Michael Oppenheim, a former JPMorgan Chase & Co. broker who claims to have thieved millions of dollars from clients because his brain was “hijacked” by an addiction to gambling on sports, was sentenced to five years in prison.
At his peak, Oppenheim had nearly 500 clients and managed just shy of $90 million at JPMorgan. However, he fell into so much debt that even his bookie felt bad for him, according to Oppenheim’s attorney.
The former JPMorgan broker also got the sympathy of U.S. District Judge Analisa Torres, who stated that Oppenheim’s addiction and his care for his disabled daughter were why she gave him fewer than the ten years the prosecution wanted. She further noted that Oppenheim’s addiction grew substantially mere months after the birth of his daughter.
“I am cognizant that gambling is a mental disorder which is aggravated during periods of stress and depression,” said Torres, who extolled Oppenheim for showing remorse for his actions.
Oppenheim bet weekly on NFL games beginning in 1993 and later started betting online. After losing hundreds of thousands of dollars while at JPMorgan, Oppenheim started taking from his customers to try to recoup his losses. At some point he started selling options trading in technology stocks like Apple Inc., losing up to $2.7 million in a single day to try to get the money back.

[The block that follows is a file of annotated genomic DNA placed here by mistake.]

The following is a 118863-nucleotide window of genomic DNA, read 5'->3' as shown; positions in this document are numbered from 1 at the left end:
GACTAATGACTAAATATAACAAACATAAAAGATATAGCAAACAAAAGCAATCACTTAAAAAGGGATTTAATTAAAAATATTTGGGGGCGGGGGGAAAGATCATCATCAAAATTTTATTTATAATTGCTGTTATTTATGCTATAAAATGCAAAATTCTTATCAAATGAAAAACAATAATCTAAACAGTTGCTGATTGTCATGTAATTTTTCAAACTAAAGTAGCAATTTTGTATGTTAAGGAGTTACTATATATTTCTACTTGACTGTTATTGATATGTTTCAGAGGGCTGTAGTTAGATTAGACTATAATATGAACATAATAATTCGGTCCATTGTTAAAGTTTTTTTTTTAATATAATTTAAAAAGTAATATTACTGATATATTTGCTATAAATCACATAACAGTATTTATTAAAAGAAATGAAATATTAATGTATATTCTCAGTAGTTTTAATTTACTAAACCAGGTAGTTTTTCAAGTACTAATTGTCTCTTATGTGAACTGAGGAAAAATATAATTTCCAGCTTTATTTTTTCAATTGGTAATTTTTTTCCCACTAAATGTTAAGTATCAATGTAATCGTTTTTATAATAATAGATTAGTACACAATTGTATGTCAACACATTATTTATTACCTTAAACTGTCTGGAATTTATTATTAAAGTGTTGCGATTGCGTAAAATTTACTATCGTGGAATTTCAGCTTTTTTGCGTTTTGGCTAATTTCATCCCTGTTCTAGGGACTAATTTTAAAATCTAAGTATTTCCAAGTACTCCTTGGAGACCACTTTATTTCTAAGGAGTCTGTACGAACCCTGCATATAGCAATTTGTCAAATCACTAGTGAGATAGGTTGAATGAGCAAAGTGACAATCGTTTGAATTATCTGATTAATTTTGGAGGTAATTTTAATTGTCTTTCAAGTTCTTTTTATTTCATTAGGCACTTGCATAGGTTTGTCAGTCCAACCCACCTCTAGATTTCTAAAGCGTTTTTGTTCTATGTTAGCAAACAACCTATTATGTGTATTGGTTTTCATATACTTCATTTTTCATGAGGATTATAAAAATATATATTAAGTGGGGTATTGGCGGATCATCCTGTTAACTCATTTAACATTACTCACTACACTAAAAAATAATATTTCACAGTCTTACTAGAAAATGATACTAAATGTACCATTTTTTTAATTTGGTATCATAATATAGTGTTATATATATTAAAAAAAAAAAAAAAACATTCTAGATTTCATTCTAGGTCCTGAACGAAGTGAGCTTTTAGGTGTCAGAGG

Oppenheim pleaded guilty in November to stealing over $20 million, having concentrated on his ten richest customers. He hid the theft by providing clients with false account statements in what the prosecution called a game of “hide and seek” with their money.
According to the government, the former JPMorgan broker got his customers to take out hundred of thousands or even millions of dollars from their accounts by promising that he would invest the money in low-risk municipal bonds to be held at the bank. Instead, according to the government, he spent the money on cashier’s checks and deposited them in his own accounts outside the bank. The fraud spanned over seven years and concentrated on customers he knew would fail to closely examine their accounts.
If you or someone you know has lost money as a result of a broker’s wrongdoing, please contact Richard Frankowski at 888-741-7503 to discuss your potential legal remedies or complete the contact form.